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The Effect of Comorbidity on Glycemic Control and Systolic Blood Pressure in Type 2 Diabetes: A Cohort Study with 5 Year Follow-Up in Primary Care.

Luijks H, Biermans M, Bor H, van Weel C, Lagro-Janssen T, de Grauw W, Schermer T - PLoS ONE (2015)

Bottom Line: In subgroup effect analyses we tested if potential differences were modified by age, sex, socioeconomic status, and BMI.Patients with cardiovascular diseases had sustained elevated levels of SBP (p = 0.014).Effect modification by socioeconomic status was observed in some comorbidity subgroups.

View Article: PubMed Central - PubMed

Affiliation: Department of Primary and Community Care, Radboud university medical center, Nijmegen, The Netherlands.

ABSTRACT

Aims: To explore the longitudinal effect of chronic comorbid diseases on glycemic control (HbA1C) and systolic blood pressure (SBP) in type 2 diabetes patients.

Methods: In a representative primary care cohort of patients with newly diagnosed type 2 diabetes in The Netherlands (n = 610), we tested differences in the five year trend of HbA1C and SBP according to comorbidity profiles. In a mixed model analysis technique we corrected for relevant covariates. Influence of comorbidity (a chronic disease already present when diabetes was diagnosed) was tested as total number of comorbid diseases, and as presence of specific disease groups, i.e. cardiovascular, mental, and musculoskeletal disease, malignancies, and COPD. In subgroup effect analyses we tested if potential differences were modified by age, sex, socioeconomic status, and BMI.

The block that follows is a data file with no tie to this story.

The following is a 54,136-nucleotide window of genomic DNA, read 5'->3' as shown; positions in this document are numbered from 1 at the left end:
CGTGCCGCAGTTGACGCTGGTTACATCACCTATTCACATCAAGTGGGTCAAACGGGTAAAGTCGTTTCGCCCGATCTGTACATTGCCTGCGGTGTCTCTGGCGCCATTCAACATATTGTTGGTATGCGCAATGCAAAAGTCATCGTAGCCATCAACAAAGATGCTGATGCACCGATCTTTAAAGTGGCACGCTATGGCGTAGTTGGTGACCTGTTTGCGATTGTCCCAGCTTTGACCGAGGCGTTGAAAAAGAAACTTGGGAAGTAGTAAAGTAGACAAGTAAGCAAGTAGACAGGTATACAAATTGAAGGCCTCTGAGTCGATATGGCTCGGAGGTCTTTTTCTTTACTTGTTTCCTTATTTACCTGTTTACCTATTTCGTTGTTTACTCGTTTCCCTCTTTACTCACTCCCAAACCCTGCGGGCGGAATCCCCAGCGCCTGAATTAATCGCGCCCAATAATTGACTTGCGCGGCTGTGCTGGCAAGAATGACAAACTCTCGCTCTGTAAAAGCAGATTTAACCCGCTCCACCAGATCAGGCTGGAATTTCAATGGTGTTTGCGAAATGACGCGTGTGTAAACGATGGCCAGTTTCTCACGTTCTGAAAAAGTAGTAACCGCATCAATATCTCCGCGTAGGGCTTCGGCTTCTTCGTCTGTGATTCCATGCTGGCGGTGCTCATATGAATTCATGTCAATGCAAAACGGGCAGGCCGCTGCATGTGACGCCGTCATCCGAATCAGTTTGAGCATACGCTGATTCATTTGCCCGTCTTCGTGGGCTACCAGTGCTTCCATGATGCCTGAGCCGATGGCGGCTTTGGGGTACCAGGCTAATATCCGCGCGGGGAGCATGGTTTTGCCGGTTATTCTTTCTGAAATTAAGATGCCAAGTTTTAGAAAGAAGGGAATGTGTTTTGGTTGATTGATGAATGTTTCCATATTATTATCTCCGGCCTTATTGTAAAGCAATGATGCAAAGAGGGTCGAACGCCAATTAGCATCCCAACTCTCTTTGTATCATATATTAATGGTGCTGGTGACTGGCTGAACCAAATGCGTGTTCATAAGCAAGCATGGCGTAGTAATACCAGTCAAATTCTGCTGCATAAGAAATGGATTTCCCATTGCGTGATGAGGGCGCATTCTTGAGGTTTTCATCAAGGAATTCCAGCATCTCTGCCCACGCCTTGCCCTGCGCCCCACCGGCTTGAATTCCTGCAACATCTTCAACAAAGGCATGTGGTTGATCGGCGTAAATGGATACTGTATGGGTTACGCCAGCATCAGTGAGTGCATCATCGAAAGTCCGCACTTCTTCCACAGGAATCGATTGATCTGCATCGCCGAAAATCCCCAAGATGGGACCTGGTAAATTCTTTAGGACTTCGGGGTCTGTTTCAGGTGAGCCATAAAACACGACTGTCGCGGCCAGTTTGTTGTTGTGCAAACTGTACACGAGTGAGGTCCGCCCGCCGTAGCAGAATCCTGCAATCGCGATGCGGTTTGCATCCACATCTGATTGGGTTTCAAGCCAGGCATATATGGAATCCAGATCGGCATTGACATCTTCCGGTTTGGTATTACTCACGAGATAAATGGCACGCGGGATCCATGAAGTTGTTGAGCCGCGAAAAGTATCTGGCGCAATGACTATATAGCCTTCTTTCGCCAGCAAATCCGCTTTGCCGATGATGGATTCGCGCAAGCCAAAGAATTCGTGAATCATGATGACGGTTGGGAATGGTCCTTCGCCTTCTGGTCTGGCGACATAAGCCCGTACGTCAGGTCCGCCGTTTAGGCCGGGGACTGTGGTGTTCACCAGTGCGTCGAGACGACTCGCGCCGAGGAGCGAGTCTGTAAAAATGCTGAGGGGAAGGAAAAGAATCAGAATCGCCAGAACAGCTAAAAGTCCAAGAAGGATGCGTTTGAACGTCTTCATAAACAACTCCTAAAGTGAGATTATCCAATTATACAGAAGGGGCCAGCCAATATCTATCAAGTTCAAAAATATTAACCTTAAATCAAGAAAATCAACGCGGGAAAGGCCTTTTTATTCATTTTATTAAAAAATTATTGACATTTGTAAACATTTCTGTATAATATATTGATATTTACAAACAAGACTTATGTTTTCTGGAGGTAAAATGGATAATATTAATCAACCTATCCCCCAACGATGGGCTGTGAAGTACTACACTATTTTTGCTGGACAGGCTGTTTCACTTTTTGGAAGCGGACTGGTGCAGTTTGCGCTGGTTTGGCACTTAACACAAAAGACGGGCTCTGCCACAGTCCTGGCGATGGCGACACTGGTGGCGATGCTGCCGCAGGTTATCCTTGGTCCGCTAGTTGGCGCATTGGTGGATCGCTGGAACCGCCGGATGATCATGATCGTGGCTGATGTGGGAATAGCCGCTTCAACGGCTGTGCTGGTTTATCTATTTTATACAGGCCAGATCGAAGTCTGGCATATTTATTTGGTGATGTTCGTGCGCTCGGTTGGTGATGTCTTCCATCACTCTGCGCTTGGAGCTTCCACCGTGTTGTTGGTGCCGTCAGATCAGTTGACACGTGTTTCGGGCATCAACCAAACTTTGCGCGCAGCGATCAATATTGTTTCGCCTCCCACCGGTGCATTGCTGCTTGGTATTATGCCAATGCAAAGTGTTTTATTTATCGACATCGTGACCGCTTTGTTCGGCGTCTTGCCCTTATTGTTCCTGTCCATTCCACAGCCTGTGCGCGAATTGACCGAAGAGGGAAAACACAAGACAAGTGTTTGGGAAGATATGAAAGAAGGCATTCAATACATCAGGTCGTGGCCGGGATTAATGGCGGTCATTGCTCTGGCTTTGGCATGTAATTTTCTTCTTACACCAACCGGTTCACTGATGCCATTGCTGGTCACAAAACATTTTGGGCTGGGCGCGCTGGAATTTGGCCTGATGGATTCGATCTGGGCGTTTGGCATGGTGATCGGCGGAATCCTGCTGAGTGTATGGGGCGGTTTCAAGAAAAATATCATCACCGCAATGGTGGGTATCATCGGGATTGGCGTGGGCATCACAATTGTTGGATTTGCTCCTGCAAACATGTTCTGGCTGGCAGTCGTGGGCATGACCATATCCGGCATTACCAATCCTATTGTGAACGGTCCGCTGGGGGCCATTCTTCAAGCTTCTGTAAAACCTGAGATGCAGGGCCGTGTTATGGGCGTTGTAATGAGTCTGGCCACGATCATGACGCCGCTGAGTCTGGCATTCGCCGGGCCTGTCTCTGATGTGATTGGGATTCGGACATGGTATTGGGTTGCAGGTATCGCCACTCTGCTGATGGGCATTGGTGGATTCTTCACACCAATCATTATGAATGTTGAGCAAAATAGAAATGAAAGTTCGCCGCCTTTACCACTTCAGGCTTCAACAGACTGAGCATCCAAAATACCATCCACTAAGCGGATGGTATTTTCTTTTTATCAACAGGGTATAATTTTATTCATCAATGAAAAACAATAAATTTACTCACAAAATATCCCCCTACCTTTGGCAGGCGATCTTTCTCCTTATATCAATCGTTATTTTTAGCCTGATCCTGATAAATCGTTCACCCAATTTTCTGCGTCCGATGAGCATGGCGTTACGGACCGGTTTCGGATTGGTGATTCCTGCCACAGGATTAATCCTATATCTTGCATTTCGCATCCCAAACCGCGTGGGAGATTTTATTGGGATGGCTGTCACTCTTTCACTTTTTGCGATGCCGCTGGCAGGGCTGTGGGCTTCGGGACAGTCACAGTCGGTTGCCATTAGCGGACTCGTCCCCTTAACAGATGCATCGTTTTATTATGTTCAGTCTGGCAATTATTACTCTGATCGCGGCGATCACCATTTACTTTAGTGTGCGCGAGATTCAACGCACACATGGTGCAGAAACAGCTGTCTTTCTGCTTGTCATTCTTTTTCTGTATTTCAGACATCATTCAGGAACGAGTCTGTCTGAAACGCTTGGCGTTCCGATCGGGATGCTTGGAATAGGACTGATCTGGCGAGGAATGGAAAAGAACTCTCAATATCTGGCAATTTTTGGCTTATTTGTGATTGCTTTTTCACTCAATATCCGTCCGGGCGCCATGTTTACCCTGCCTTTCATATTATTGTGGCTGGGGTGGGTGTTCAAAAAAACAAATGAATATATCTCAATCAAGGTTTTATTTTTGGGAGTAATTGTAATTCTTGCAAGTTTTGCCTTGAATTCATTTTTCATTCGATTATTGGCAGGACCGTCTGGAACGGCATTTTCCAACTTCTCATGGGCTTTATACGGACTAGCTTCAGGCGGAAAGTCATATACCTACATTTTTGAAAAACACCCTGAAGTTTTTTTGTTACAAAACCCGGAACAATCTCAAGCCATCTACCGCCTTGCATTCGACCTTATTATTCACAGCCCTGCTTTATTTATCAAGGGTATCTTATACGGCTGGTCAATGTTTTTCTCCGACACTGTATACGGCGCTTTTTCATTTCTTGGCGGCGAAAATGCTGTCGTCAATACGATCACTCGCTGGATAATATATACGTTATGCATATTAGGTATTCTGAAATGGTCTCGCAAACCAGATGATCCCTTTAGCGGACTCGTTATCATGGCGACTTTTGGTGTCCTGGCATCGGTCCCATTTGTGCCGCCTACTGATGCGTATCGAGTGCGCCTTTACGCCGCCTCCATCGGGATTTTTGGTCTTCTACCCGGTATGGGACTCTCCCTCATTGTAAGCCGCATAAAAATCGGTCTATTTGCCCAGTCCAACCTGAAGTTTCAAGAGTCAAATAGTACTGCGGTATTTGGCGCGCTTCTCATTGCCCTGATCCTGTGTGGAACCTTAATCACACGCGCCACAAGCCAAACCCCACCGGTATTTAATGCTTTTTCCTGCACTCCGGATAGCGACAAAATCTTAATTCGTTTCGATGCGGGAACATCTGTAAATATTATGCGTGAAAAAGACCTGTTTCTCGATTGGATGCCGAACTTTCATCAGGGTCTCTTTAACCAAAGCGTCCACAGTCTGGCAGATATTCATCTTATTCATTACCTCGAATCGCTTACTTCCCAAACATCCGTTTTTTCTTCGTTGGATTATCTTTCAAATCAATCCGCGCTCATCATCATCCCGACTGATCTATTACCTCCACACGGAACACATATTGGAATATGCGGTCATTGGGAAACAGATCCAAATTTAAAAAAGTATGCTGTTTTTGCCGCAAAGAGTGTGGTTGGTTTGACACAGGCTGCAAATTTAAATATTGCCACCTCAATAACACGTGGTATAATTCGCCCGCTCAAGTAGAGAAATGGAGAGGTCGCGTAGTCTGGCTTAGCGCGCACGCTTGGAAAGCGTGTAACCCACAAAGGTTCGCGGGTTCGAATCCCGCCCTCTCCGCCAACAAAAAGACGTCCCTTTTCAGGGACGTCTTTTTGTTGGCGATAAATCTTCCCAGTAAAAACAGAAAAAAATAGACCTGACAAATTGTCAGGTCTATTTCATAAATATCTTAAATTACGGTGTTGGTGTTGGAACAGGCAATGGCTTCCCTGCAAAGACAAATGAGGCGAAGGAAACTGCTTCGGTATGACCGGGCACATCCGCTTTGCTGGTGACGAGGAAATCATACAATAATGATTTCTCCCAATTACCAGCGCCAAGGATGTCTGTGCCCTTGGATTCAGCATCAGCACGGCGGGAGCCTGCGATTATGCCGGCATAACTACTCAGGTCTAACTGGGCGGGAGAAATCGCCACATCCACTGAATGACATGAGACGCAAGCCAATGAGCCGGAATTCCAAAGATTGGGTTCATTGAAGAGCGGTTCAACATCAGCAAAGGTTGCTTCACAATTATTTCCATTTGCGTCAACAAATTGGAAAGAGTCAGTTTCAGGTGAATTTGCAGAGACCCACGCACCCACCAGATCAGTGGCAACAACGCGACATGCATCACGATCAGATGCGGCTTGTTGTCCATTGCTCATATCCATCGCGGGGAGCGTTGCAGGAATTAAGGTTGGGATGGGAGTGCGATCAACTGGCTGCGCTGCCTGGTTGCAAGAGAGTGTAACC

Results: The number of comorbid diseases significantly influenced the SBP trend, with highest values after five years for diabetes patients without comorbidity (p = 0.005). The number of diseases did not influence the HbA1C trend (p = 0.075). Comorbid musculoskeletal disease resulted in lower HbA1C at the time of diabetes diagnosis, but in higher values after five years (p = 0.044). Patients with cardiovascular diseases had sustained elevated levels of SBP (p = 0.014). Effect modification by socioeconomic status was observed in some comorbidity subgroups.